Access to capitals is central in understanding livelihoods while reflecting how policies and institutions affect access to capitals is also important (DFID 1999). In access to capitals, politics and power relations play a role. As such, ‘a livelihood is organized in arenas of conflicting [and] co-operating actors’ (De Haan and Zoomers [2005], p.34). Yet, politics have been overlooked in livelihood studies (Scoones [2009]). Politics relate to how macro policies (e.g. neoliberal globalization in Mexico) and power relations among actors affect the access to capitals. In the Mexican rural context, different actors often collide and intertwine (Long [1998]). Drawing on these concepts, we postulate that goat husbandry is a livelihood strategy adapted historically to its specific context and that goat-keeping households employ a range of capitals, the access to which is influenced by the context. This refers to the institutional and political context in which goat husbandry is embedded, such as the agroecology and everyday relations of farmers among themselves and with other actors.

Study area

Agroecological conditions

The study was conducted in northern villages of Michoacán, a part of the Bajío region which is a relatively large area that encompasses territories of four central states (Michoacán, Guanajuato, Querétaro and Jalisco) of Mexico (Chávez-Torres [2005]). The region is characterized by plains interrupted by multiple hills and volcanoes. The altitude ranges from 1,000 to 2,000 m above sea level, rainfall average is 800 mm and most precipitation is during the summer period (June to October). Ambient temperature averages 20°C. The Bajío region is a river basin area that has a high crop production potential, with irrigation in some areas. Land is cultivated for maize, sorghum, wheat and now notably cash crops (vegetables and fruits) in greenhouse systems for export to the USA (Chambers et al. [2007]). Two main forms of cropping can be found: high-input industrial agriculture and traditional low-input crop production (González-Martínez [1992]), a pattern present since colonial times where irrigated wheat was the predominant crop (Chambers et al. [2007]). Smallholders cultivate maize, sorghum, wheat, chickpeas on rainfed marginal land as well as on high potential agricultural land, mainly for self-consumption (by humans and animals), but as cash crops too. Besides cropping, smallholders are also engaged in seasonal wage labour, livestock husbandry and temporal migration to the USA. The region has one of the highest rates of out-migration to the USA in the country (Arias and Mummert [1987]).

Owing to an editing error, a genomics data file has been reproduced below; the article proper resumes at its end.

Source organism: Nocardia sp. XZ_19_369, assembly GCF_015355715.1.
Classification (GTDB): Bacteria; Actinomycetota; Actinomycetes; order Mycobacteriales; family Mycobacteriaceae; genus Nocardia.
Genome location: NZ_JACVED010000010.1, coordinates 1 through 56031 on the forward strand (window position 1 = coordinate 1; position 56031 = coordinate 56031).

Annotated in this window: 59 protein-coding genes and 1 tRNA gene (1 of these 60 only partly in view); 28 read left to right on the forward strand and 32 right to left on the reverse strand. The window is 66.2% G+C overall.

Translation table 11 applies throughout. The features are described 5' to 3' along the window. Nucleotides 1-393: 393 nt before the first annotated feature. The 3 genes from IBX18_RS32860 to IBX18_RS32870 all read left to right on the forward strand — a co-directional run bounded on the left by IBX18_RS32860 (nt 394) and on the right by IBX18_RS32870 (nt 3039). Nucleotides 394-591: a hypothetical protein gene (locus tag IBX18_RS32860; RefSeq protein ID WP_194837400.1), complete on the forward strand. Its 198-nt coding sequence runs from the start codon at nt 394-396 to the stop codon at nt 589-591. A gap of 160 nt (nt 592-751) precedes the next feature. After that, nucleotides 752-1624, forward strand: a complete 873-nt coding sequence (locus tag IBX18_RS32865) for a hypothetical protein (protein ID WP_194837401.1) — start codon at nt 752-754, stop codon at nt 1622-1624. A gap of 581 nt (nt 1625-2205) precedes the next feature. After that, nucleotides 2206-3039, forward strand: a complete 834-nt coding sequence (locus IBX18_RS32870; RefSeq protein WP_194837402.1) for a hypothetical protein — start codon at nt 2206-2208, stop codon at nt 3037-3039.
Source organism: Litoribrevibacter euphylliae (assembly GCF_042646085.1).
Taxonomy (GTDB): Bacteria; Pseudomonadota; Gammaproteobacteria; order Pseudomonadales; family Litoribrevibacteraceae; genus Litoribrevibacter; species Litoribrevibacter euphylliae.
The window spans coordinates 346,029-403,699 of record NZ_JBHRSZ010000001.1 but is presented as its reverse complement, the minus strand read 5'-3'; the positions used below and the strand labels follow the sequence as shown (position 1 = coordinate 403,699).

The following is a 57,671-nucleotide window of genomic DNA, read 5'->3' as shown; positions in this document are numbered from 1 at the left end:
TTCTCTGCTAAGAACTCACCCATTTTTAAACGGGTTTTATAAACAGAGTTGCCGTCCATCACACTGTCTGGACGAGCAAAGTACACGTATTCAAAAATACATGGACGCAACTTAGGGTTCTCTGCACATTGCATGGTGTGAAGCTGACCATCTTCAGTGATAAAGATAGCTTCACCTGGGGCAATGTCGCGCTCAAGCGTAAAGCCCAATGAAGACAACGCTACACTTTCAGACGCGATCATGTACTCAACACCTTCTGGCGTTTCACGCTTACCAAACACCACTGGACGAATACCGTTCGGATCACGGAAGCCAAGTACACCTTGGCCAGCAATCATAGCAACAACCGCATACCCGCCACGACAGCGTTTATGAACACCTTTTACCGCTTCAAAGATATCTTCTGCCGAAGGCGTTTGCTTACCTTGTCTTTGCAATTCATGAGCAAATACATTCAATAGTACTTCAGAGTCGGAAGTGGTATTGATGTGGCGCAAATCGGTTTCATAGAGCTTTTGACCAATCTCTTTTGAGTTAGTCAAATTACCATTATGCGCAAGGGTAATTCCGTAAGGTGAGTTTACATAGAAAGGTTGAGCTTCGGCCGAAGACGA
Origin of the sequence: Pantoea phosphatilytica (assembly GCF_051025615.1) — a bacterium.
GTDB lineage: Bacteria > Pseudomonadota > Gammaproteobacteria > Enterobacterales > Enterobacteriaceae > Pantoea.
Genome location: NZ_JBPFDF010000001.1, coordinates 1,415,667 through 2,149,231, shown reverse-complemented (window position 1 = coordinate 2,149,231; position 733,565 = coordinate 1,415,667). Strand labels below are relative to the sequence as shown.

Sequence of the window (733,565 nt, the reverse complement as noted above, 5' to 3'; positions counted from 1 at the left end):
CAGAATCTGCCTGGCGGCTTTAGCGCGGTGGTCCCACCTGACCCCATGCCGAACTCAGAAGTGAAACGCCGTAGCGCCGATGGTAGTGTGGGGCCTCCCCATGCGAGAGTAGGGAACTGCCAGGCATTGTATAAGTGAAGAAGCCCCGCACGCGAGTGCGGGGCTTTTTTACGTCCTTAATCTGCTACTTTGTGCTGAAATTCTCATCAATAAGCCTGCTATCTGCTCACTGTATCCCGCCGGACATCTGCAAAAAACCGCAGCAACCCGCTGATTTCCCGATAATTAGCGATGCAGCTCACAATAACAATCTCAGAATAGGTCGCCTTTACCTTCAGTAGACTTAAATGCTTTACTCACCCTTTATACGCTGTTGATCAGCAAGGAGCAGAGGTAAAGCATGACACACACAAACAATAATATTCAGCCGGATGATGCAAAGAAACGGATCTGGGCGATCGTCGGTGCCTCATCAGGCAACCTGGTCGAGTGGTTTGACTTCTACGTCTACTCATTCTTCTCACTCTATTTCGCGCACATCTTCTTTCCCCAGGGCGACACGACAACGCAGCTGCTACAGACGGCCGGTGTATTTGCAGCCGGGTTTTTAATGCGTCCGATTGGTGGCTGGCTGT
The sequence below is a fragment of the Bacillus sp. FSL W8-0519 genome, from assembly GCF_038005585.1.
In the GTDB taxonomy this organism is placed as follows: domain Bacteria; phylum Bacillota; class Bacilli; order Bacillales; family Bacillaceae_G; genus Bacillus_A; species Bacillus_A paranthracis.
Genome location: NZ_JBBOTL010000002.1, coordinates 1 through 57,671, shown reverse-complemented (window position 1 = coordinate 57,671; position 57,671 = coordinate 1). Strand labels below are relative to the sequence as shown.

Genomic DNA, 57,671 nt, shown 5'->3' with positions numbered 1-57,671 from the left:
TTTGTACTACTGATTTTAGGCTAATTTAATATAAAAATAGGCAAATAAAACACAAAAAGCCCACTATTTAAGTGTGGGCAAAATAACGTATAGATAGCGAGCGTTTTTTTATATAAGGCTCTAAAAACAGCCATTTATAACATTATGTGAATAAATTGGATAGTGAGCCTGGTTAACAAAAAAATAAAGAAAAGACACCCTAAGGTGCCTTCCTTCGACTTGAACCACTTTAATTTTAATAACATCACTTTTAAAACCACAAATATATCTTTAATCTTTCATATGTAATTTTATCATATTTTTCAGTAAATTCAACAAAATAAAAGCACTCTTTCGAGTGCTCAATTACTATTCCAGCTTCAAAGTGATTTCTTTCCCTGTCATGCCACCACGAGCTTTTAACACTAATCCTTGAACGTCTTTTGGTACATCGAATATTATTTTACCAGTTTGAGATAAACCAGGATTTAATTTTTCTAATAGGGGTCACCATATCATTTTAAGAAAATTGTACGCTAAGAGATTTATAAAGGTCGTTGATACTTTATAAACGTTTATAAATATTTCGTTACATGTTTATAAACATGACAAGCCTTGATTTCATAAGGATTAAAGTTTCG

Historic context of goat husbandry in the region